During the first town hall meeting of the 2017-18 academic year Aug. 30, Chancellor Venkat Reddy and Provost Tom Christensen challenged UCCS faculty and staff members to embrace changes coming to higher education.
Reddy and Christensen described higher education trends that will affect UCCS and also spelled out their early vision for the campus during the first half of the meeting. During the second half, they initiated a discussion about academic excellence.
The town hall was standing room only, so a second town hall will happen 2:30-3:30 p.m. Sept. 6 in University Center room 303.
Reddy outlined five trends in higher education that will shape how UCCS grows and serves students:
- A changing student body. Future students will be increasingly non-traditional, older, working, first-generation and minority.
- Falling revenue. State financial support, philanthropy and grants are expected to decline.
- Rising demands, namely in the cost of higher education and increasing student debt.
- Greater scrutiny. Employers, elected officials and the public are placing greater scrutiny on colleges and universities and expecting more transparency.
- New educational models. These include online and hybrid classes as well as competency-focused course bundles and accelerated three-year degrees.
Fall 2017 enrollment tops 12,500, Reddy said. UCCS hired nearly 60 new faculty members this year, bringing the faculty ranks to 794, with 772 staff members and 1,700 students working at UCCS.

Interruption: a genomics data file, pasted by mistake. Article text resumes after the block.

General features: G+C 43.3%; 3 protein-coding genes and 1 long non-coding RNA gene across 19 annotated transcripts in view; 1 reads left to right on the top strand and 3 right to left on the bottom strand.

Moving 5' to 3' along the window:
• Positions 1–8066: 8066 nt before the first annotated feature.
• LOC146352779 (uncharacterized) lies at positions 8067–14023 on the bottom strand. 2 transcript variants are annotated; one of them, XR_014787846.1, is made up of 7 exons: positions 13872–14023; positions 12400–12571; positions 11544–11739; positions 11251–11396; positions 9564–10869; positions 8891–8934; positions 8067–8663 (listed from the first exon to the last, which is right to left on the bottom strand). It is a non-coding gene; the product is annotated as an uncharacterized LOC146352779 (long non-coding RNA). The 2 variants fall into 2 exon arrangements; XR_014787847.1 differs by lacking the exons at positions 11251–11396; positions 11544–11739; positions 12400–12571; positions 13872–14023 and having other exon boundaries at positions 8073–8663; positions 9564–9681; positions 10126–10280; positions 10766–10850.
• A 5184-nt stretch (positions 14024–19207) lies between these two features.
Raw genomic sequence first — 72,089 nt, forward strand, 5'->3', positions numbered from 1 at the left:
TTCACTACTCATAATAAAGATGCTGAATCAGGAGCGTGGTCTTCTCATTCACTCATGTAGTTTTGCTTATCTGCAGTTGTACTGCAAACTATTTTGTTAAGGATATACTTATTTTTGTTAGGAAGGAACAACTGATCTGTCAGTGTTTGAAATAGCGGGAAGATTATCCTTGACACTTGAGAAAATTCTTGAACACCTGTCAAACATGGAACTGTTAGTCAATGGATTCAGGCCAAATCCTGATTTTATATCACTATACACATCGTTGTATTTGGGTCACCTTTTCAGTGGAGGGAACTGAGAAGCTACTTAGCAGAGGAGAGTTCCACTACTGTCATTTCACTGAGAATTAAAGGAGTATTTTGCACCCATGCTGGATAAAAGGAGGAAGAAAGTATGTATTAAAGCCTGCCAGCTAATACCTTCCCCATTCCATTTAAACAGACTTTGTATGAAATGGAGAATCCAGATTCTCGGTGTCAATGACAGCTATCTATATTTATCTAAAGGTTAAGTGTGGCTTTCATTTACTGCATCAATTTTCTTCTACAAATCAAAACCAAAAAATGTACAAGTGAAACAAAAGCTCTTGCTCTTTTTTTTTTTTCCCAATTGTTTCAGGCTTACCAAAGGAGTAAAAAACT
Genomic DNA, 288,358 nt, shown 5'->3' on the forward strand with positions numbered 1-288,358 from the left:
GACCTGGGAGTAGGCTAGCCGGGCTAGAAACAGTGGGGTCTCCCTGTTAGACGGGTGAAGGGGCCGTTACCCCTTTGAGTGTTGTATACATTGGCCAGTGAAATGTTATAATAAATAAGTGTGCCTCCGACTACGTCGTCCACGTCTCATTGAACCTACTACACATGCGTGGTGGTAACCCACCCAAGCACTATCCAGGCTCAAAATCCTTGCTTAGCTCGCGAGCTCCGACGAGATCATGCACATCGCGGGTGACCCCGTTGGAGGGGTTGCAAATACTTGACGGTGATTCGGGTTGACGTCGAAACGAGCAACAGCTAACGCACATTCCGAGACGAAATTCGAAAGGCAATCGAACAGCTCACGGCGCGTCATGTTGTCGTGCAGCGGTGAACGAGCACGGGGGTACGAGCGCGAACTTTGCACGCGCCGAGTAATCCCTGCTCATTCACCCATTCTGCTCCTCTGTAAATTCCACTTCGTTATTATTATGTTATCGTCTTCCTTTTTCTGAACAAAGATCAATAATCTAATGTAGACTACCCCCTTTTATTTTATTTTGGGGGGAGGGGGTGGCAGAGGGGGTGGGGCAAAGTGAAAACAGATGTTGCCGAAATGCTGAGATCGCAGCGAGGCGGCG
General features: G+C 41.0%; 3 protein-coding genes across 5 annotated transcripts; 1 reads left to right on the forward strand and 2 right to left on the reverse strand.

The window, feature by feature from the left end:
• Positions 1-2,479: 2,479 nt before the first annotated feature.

“We are no longer a small little campus sitting on top of the hill,” Reddy said. “We are a real force in this community.”
Reddy offered a view of academic excellence that includes stellar instruction in the classroom, rich learning experiences in the classroom and community, cutting-edge research, innovative and relevant programs, programs of national distinction, service to the campus and community, diversity in students, faculty and staff and engaged alumni and the community.
During the discussion, faculty and staff members raised a number of issues that affect academic excellence. Those include having appropriate classroom and library space on campus, attracting and retaining the best faculty members possible, offering professional development to faculty members, providing support to department chairs, learning more about the newest generation of college-age students and recognizing the mental health needs of students and offering appropriate services.